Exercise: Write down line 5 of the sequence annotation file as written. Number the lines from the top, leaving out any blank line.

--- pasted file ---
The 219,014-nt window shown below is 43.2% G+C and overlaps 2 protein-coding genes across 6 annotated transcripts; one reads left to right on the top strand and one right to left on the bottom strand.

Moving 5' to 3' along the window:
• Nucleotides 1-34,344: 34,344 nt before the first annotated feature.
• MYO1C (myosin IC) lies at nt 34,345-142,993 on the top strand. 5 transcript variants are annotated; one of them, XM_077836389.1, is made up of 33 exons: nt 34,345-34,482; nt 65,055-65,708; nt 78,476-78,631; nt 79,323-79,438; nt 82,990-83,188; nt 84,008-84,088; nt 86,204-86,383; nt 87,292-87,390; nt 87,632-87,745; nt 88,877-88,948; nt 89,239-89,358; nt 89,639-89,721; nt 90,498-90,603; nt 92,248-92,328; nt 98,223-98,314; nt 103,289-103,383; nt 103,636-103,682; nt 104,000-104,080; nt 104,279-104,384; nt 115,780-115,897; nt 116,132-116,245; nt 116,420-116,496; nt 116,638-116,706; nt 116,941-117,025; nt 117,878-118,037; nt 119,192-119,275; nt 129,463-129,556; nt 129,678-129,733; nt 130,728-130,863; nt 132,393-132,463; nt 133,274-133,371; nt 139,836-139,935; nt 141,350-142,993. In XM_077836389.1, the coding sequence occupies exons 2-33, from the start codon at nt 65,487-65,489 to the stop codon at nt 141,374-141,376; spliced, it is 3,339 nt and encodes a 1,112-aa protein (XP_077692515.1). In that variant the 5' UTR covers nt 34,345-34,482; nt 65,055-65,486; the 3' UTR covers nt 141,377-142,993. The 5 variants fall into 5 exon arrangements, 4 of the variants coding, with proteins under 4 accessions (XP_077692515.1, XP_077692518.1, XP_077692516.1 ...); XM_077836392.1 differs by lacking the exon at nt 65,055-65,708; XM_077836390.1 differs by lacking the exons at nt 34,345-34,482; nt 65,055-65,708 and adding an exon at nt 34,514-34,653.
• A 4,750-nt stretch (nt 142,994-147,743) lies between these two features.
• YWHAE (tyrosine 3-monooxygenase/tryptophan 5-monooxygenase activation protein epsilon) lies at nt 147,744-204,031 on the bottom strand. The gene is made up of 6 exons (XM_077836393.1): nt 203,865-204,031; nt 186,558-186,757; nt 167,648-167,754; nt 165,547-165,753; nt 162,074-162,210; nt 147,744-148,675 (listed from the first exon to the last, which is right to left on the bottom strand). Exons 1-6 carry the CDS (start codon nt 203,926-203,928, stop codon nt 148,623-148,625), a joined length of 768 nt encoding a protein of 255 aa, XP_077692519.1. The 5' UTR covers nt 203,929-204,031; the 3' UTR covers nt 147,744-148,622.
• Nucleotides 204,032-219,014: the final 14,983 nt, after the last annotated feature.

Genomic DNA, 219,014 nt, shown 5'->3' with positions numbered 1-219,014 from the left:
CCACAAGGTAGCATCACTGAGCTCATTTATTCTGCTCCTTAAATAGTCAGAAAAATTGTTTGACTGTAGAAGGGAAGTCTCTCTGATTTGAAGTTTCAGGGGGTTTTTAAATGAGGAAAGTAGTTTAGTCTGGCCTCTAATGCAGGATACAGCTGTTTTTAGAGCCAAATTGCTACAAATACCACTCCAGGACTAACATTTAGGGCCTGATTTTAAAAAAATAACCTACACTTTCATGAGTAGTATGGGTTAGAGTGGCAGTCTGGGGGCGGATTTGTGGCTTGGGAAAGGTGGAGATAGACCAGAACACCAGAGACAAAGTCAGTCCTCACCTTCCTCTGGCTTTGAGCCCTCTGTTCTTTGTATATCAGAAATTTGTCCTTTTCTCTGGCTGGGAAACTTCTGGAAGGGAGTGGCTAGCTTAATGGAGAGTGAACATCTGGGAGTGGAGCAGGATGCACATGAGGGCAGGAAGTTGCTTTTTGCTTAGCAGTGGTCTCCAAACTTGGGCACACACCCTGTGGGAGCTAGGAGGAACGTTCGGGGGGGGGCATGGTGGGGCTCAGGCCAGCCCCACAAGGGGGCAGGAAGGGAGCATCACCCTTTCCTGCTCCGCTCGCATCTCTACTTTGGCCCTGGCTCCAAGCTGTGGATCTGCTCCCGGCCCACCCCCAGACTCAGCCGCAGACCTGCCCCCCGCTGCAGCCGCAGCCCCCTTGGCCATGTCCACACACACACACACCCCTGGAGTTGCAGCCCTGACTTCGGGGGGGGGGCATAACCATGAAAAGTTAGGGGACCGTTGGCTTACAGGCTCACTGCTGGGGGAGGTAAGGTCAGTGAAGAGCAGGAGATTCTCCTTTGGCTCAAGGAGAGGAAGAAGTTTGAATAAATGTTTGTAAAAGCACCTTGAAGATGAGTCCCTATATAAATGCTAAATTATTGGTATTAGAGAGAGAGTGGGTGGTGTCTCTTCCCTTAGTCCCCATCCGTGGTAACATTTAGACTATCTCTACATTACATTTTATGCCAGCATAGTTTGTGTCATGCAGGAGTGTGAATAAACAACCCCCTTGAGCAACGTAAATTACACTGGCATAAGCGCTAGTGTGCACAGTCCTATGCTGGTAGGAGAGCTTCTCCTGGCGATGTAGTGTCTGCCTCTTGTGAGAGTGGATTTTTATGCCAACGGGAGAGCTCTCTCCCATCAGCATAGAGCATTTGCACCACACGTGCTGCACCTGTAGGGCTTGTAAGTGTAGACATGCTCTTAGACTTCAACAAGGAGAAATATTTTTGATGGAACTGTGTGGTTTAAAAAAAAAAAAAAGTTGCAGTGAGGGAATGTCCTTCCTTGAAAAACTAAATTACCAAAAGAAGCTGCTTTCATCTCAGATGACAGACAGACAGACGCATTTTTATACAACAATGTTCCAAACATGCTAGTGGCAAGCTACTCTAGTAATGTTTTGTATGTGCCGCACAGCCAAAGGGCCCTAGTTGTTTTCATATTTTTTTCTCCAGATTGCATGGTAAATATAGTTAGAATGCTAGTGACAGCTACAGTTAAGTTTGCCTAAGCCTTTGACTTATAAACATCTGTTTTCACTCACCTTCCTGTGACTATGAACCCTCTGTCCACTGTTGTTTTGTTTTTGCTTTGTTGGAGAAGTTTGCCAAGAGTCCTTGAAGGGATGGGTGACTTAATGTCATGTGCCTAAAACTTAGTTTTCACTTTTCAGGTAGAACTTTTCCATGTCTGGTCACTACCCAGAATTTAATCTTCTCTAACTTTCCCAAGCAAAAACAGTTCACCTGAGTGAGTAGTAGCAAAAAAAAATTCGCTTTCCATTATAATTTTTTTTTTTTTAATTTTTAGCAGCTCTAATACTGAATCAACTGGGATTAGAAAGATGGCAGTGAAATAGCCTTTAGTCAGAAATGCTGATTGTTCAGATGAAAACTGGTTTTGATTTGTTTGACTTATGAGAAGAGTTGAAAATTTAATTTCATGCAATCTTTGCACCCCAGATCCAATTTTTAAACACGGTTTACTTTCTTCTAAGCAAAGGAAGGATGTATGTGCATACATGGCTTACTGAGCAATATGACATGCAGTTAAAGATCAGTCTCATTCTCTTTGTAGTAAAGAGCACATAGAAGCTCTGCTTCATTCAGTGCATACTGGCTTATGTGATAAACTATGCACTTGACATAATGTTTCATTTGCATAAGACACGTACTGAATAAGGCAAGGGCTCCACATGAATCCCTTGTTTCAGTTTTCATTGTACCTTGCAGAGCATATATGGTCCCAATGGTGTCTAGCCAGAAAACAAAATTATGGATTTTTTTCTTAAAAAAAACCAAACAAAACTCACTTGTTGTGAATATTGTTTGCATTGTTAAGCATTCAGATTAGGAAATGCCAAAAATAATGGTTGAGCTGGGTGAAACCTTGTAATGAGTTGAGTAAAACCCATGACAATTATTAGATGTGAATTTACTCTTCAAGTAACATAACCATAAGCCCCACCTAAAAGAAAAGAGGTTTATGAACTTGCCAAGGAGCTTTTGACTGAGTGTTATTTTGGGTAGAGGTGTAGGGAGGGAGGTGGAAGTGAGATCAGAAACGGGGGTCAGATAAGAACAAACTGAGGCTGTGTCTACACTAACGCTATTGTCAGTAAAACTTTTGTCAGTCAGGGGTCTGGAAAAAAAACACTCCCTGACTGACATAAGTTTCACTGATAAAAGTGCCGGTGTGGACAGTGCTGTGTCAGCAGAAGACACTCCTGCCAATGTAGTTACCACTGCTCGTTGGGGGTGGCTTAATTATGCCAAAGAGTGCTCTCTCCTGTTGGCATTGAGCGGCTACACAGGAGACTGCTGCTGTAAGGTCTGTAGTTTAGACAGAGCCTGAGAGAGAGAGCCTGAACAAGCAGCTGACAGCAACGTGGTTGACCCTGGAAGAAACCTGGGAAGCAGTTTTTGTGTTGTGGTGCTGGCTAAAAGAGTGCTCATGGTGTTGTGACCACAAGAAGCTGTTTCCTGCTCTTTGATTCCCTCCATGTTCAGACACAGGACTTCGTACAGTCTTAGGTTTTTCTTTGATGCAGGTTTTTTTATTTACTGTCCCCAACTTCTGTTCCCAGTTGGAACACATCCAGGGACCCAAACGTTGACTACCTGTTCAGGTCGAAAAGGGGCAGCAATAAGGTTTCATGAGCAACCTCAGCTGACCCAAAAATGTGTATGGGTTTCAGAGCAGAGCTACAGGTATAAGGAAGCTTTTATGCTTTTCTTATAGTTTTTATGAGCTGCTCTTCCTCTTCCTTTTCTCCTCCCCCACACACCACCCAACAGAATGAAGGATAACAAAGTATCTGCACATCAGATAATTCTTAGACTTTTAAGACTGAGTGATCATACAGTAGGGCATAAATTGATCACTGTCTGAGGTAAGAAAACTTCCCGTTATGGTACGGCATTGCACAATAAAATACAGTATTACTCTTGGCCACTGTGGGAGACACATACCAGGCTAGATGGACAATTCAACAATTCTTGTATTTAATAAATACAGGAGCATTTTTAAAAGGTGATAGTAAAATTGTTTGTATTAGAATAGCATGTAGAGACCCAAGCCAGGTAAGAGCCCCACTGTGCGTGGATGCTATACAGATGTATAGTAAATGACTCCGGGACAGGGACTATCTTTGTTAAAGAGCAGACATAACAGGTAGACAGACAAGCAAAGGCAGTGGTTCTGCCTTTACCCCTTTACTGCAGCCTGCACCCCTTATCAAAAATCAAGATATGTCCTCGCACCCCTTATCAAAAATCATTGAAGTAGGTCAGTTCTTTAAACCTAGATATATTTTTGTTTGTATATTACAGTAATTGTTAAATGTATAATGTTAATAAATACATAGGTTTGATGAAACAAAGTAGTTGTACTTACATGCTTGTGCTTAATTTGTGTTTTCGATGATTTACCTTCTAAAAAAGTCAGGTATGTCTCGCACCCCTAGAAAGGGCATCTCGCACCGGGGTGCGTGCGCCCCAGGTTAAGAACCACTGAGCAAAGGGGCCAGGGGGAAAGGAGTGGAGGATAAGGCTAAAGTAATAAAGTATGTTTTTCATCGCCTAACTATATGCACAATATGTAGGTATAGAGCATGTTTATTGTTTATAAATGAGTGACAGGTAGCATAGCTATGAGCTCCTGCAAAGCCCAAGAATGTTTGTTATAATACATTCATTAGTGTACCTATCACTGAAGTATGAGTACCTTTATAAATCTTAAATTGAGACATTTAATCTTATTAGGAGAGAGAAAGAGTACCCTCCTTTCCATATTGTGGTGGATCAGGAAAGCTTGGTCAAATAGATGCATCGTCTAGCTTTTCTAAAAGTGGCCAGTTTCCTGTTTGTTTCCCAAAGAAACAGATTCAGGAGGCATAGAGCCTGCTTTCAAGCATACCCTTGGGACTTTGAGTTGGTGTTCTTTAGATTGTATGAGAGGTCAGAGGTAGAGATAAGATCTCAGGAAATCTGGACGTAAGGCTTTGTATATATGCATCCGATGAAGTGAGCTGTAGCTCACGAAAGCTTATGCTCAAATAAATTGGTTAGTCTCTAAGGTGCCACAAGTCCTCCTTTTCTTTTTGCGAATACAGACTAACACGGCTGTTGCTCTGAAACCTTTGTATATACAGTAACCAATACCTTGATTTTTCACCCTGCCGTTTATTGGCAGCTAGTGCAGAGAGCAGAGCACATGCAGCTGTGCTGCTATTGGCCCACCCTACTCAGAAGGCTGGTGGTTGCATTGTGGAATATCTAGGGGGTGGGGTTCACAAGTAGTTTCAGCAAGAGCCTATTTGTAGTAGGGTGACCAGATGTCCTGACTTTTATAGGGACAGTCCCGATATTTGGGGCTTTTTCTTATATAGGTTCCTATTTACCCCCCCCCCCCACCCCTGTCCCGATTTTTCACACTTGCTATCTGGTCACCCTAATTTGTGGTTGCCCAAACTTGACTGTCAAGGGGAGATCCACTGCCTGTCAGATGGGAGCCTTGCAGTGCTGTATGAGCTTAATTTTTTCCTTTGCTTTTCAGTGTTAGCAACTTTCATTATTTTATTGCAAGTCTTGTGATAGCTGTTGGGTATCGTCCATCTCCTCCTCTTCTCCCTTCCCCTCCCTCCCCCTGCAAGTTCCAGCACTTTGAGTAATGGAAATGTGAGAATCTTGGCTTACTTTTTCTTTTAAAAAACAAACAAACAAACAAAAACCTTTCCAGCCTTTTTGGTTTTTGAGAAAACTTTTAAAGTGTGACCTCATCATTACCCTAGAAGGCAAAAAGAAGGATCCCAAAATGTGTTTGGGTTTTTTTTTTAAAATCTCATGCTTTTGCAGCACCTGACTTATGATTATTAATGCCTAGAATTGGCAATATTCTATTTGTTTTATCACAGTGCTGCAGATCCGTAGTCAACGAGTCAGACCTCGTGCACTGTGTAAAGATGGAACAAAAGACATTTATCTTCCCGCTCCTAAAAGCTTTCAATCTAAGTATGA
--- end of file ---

• A 4,750-nt stretch (nt 142,994-147,743) lies between these two features.